Friday, September 10, 2010

Review - The Night of the Hunter

September 10, 2010

The Night of the Hunter – U.S., 1955

I’m of two minds about Charles Laughton’s The Night of the Hunter. If someone were to proclaim it a masterpiece of cinematography and imagery, praise it for its genius use of shadows and light, and laud the performances of its entire cast, I would probably find myself agreeing for the most part. Yet if someone were to call it an odd, disjointed film with abrupt moments of overacting and illogical decision-making by a few of its central characters, I would be unable to find fault with that assessment either. After all, if someone told me he’d be back later to kill someone, I’d be on the phone with authorities faster than you could say get off my property, regardless of whether they would trample my flower bed.

The Night of the Hunter has a doozey of a premise. The central character is a man named Harry Powell (played by Robert Mitchum), a self-proclaimed preacher who just also happens to be a murderer and a thief. In the film’s opening scene, we see him driving at a rather leisurely pace, talking aloud to his god in much the same way we have seen preachers in other films do – his voice resounds with a thoughtful, appreciative tone, as if he is truly grateful for all that has been given to him. And just what is it that he has to be thankful for? Nothing less than ill-gotten gains, the life savings of young widows whom he wooed and murdered, and his continual escape from authorities. Powell himself puts the number of widows that he has killed somewhere between six and twelve, and he shows no remorse for his deeds, proclaiming perfume, “lacey things” and curly hair to be stuff that the Lord hates. In fact, just the sight of these sinful things is enough to make him open the black and white switchblade he conveniently carries in his pocket. It’s an almost Pavlovian reaction.

Much of The Night of the Hunter has to do with Powell’s attempts to retrieve ten thousand dollars that a cell mate of his named Ben Harper (Peter Graves) hid just before he was arrested. After Harper’s death sentence is carried out, Powell makes his way to the town where the man’s widow lives. His arrival is one of the best shots in the film. As Ben’s young son John (Billy Chapin) is reassuring his sister Pearl (Sally Jane Bruce) that he will always protect her, even striking a pose somewhat akin to that commonly seen on posters of Superman, Powell’s menacing shadow appears on the wall behind John, foreshadowing the coming battle between good and evil. Powell wants the money, and only John and Pearl know where it is. And thus begins a struggle for something that realistically neither one of them should have.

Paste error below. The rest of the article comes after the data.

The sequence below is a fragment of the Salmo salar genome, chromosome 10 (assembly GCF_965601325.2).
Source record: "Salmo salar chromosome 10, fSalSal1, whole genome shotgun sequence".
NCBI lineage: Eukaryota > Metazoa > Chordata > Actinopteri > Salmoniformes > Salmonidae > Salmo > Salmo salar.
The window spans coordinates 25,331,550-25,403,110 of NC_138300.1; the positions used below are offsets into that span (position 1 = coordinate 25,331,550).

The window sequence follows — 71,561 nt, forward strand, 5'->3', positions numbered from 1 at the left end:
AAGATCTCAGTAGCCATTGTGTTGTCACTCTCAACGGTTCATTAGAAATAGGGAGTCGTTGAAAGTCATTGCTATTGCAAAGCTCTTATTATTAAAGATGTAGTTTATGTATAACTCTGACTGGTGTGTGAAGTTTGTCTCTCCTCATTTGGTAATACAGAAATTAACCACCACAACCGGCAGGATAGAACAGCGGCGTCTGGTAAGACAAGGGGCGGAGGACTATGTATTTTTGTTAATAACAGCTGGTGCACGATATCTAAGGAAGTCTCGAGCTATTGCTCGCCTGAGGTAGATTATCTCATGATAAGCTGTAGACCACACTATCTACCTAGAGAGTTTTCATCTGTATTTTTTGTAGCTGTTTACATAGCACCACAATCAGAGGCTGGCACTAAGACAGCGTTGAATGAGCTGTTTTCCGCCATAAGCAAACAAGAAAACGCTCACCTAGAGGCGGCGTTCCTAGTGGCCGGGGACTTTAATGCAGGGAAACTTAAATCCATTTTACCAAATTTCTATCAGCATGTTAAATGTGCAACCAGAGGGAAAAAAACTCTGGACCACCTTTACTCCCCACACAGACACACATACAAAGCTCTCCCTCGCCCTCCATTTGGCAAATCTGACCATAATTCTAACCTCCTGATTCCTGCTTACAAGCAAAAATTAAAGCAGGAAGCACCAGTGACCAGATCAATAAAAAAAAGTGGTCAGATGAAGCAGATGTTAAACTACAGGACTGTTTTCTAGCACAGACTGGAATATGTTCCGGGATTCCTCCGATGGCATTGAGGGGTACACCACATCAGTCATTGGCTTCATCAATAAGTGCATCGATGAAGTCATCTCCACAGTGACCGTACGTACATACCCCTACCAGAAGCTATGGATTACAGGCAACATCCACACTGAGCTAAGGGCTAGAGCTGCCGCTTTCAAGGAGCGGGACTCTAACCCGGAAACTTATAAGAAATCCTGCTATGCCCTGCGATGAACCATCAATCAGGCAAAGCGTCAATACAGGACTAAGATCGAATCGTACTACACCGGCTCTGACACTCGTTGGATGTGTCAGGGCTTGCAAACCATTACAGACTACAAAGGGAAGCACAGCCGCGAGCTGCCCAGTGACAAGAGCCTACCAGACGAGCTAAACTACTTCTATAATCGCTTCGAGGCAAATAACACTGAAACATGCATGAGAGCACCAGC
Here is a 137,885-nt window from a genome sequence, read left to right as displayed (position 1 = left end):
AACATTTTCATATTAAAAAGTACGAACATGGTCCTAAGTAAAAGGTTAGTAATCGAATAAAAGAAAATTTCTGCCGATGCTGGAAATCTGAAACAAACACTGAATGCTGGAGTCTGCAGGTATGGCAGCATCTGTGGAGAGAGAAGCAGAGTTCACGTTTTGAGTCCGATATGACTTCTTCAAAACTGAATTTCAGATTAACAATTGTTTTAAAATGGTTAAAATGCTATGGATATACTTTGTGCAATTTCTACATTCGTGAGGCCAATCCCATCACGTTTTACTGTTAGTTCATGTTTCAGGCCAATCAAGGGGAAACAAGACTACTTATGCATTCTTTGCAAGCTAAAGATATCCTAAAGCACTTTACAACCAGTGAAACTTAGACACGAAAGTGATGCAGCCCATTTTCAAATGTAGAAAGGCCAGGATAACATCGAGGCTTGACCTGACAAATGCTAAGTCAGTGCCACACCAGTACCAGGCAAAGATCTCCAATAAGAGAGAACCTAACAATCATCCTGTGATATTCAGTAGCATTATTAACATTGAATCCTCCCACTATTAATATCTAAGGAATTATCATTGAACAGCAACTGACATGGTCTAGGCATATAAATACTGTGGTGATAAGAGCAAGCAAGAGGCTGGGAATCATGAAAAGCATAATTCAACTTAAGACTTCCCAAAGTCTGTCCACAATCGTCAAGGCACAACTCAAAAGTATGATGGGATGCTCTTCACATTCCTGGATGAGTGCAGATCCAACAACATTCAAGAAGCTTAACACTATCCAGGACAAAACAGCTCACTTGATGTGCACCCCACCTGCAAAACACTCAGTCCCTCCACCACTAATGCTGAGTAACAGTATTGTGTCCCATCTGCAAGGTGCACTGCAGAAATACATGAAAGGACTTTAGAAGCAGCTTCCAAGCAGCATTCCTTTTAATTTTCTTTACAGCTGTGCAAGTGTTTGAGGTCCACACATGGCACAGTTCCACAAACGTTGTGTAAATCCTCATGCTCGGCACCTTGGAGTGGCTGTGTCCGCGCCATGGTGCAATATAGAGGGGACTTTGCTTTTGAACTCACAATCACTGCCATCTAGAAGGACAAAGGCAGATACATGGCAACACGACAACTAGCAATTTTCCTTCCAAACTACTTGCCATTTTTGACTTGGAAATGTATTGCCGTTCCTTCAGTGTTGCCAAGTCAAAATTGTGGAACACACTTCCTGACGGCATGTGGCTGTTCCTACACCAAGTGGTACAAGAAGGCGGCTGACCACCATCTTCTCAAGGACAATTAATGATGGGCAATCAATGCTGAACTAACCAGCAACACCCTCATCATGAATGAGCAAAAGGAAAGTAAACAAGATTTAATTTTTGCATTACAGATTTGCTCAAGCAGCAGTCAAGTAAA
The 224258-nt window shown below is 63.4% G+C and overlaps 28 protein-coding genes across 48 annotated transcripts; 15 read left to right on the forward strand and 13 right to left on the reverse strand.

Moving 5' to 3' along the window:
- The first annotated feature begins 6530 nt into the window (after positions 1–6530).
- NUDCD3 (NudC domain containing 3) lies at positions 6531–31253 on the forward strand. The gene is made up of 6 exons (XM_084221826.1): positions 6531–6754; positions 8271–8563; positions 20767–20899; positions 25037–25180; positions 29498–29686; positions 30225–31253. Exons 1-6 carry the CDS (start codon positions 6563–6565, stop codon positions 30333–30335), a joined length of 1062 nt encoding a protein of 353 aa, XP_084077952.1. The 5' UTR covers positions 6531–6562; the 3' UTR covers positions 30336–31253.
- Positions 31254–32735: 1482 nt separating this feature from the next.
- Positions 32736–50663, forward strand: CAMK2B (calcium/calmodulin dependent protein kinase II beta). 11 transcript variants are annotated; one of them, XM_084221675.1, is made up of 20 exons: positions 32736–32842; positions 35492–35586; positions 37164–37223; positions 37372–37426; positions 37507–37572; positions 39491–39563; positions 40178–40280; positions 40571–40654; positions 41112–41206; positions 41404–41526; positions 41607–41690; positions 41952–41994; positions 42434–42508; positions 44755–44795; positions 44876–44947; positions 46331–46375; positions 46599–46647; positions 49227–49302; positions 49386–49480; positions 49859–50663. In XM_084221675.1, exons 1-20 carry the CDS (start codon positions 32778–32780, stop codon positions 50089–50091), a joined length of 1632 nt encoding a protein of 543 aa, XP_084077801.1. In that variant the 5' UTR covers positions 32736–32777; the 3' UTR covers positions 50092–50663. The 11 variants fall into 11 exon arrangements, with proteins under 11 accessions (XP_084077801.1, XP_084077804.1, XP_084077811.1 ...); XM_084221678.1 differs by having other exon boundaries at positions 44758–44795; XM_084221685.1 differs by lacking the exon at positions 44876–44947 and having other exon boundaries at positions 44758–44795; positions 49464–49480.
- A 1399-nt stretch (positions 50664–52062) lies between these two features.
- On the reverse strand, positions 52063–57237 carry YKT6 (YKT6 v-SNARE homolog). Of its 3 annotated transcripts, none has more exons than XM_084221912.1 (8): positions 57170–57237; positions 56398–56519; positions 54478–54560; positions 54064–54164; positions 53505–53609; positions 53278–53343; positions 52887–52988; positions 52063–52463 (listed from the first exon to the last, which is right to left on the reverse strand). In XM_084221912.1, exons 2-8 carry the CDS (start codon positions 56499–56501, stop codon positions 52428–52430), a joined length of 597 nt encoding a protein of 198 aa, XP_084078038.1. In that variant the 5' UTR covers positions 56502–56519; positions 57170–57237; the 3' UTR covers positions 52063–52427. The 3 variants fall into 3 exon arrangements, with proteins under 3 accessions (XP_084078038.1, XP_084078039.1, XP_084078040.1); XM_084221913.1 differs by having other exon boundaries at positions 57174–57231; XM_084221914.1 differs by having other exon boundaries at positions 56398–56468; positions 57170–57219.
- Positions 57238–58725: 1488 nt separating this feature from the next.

There’s part of me that wants to go along with the masses and proclaim The Night of the Hunter to be a masterpiece. The good people over at Spectre magazine agree with this assessment so strongly that they recently ranked the film #1 on their list of the fifty greatest films of all time, and while I don’t usually put much stock in lists of this kind, when a film is given the top spot on any list, I tend to take notice. On the one hand, there is a lot to praise The Night of the Hunter for. For one thing, the film is consistently involving and terrifying. Powell is truly menacing, and viewers will likely find themselves worrying about the safety of Ben Harper’s family. In addition, Powell’s effect on Ben Harper’s widow Willa (Shelley Winters) is utterly fascinating, as well as tragic. Powell convinces her that it was she who was responsible for turning her husband into a thief, and in one truly terrifying scene, we see Willa confess her horrible love of material possessions to Powell’s congregation. The scene is dark and illuminated only by a few lit torches, giving it the feeling of one of the Salem witch trials instead of a church service. In a later scene, Powell tells John, “It’s me your mother believes,” revealing the depths to which Willa has fallen under Powell’s spell. The final duel between Powell, the false preacher, and Ms. Cooper (Lillian Gish), for whom religion is a powerful force for good, is both suspenseful and beautiful simultaneously. They even sing a duet together, which doesn’t exactly fit the genre, but perhaps fits the circumstances.

And yet I can’t completely get over just how strange some moments of the film are – Powell’s oddly ineffective explanation of the words written out on his knuckles, Pearl’s sudden lullaby as she and her brother are floating down a river on a small row boat, the way Ms. Rachel Copper keeps turning to the camera and speaking to the audience, the final’s final monologue about children’s ability to endure all kinds of hardship. Was that really what the film was about? Strange moments can sometimes diminish a film, snapping viewings back to reality and making them question what they see rather than being involved in it. Thankfully, this does not happen too often in The Night of the Hunter.

Despite a few misgivings about the film, I remain incredibly impressed with it, though perhaps a little more impressed with the technical aspects of the film than the narrative aspects. For the most part, Mitchum is extraordinary as Preacher Powell, although there are a few noticeable moments of overacting, such as the moment when Powell gets his hand caught in the basement door. Young Billy Chapin is believable as well, and it was a joy to finally be able to hear the legendary Lillian Gish’s voice. While I’m not yet ready to declare the film a masterpiece, I remain of the opinion that the film is a remarkable piece of work. Perhaps my esteem will grow even more upon repeat viewings. (on DVD; the Criterion Collection will release the film on DVD and Blu-Ray on November 16, 2010.)

4 stars

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